Comparisons between Flint and other cities are not perfect because of how the data are collected, and the differing test periods. But the numbers are striking.
Philadelphia, which has 15 times Flint's population, tested 35,863 children under the age of 7 during the 2014 calendar year. Of those, 3,655 -- or 10.2 percent -- had blood lead levels of 5 or greater.
Some states, including New Jersey, mandate lead testing, a position supported by the American Academy of Pediatrics. But in others, such as Pennsylvania, physicians determine which of their patients should be tested. Lower-income children in older houses are considered at highest risk.
"It only takes a couple of paint chips to substantially increase the blood lead level," said Marilyn Howarth, a physician at the Center of Excellence in Environmental Toxicology at the University of Pennsylvania.
"Although the CDC has established the reference level at 5 (micrograms), they're not saying that 5 is safe," Howarth said. "At 5 there is evidence that nerves are affected and there can be impact on IQ, development and behavior."
Lead poisoning often isn't even noticed because it can be subtle, Howarth said. Initial symptoms may include fatigue, lack of motivation, poor coordination and problems with speech and language.
"People rarely bring their child to a doctor because of those symptoms," Howarth said. "They are easily overlooked."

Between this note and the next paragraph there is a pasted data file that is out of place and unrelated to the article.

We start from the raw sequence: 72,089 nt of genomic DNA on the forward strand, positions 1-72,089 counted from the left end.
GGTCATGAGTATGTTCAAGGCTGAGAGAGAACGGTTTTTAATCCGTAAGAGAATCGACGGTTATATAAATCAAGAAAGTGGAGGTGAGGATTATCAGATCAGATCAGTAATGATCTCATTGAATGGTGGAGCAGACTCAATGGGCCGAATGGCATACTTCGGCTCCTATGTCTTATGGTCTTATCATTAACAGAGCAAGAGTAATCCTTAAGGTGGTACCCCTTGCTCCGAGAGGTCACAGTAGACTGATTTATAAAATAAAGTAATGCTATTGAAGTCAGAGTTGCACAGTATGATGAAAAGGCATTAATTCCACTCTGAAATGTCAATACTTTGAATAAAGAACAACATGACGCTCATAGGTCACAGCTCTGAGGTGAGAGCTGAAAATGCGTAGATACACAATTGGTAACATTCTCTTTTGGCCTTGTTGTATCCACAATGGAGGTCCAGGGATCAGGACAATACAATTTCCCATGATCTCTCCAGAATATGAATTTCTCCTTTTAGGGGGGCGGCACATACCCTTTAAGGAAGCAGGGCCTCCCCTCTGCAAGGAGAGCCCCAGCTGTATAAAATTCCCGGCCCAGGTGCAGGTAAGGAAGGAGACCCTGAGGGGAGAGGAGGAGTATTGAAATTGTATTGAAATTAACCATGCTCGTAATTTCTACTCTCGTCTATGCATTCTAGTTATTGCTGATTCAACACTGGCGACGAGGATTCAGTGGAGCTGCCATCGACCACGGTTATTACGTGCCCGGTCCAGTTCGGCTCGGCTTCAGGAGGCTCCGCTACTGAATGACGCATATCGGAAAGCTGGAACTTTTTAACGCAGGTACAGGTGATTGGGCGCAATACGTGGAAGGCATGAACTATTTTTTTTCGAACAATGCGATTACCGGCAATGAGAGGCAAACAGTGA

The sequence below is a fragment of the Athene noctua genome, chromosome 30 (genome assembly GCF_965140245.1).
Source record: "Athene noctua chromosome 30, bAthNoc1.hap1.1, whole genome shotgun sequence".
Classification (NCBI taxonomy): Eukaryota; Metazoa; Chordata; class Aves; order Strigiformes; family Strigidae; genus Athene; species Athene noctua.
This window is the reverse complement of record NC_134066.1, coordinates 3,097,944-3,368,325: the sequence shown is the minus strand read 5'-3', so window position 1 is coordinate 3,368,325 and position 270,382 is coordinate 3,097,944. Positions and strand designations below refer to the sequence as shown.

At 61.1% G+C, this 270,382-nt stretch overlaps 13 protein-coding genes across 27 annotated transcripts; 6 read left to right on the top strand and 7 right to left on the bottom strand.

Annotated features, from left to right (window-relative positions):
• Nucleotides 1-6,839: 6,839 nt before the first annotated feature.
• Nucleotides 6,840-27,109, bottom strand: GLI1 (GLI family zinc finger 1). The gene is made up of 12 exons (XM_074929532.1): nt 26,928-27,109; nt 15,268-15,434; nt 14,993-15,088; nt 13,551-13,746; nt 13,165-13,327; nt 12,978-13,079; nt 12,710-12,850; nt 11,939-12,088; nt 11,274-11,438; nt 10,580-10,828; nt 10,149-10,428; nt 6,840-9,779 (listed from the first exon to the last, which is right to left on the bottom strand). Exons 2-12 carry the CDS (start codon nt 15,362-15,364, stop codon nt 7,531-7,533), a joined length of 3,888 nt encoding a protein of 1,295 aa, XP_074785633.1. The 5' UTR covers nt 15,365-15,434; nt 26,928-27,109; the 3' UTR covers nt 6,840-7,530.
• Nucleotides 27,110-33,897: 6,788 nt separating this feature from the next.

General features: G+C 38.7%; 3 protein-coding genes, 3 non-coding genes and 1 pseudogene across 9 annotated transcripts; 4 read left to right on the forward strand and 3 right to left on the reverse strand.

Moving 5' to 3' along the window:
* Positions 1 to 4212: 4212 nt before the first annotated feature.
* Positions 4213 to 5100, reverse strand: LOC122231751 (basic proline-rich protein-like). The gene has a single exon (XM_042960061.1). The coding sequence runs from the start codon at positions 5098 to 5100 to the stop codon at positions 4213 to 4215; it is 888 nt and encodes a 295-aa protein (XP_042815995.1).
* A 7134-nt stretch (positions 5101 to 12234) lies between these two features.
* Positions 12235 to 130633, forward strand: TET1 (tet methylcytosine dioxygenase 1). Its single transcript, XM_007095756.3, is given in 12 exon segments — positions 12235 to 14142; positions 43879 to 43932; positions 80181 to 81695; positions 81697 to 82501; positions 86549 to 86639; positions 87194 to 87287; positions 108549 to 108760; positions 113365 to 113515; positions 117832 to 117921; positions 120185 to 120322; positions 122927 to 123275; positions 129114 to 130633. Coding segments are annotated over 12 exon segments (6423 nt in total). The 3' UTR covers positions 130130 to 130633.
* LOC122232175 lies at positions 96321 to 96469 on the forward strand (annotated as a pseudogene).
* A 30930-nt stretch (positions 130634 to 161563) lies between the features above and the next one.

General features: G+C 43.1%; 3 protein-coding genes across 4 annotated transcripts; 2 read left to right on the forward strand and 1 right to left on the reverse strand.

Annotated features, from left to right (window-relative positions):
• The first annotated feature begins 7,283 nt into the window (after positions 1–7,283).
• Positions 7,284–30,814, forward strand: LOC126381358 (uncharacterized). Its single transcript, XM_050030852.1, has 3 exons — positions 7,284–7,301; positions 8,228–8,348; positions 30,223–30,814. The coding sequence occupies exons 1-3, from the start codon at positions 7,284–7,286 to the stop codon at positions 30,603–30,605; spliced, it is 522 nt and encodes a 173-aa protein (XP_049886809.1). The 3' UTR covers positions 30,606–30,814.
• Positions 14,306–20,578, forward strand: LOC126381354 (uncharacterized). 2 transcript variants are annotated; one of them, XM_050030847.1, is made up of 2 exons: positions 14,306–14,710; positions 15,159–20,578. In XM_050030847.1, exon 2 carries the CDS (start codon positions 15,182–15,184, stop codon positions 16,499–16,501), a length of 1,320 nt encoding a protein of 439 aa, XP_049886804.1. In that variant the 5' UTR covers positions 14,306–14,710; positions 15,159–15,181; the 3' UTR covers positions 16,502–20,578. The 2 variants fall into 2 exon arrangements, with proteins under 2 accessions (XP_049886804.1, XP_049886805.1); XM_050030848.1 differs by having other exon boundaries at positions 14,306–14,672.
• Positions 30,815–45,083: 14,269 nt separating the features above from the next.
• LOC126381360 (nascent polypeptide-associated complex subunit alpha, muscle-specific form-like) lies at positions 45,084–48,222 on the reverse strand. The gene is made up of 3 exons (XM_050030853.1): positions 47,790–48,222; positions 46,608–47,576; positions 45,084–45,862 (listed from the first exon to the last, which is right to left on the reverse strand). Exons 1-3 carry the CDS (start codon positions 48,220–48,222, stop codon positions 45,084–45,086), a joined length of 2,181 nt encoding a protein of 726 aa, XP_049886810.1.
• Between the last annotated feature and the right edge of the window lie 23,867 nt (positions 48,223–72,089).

Long term, the damage can mean a lifetime of intellectual limitations and other neurological damage. Freddie Gray, whose death of injuries sustained while in police custody last year sparked riots in Baltimore, was tested for lead as a child six times, the Baltimore Sun reported. Gray and his two sisters had lead levels between 11 and 19 micrograms, according to legal documents, leading "to multiple educational, behavior and medical problems."
In Pennsylvania, 13,000 children under the age of 7 were known to have blood lead levels over 5, according to the 2014 Childhood Lead Surveillance Report. That marked a decrease of nearly 7 percent from the previous year. In the New Jersey report that year, more than 5,400 children were similarly affected.
Philadelphia data, collected by the Division of Disease Control in 2012, showed children with the highest lead levels concentrated in Center City, Roxborough/Manayunk, and a sizable swath of West Philadelphia.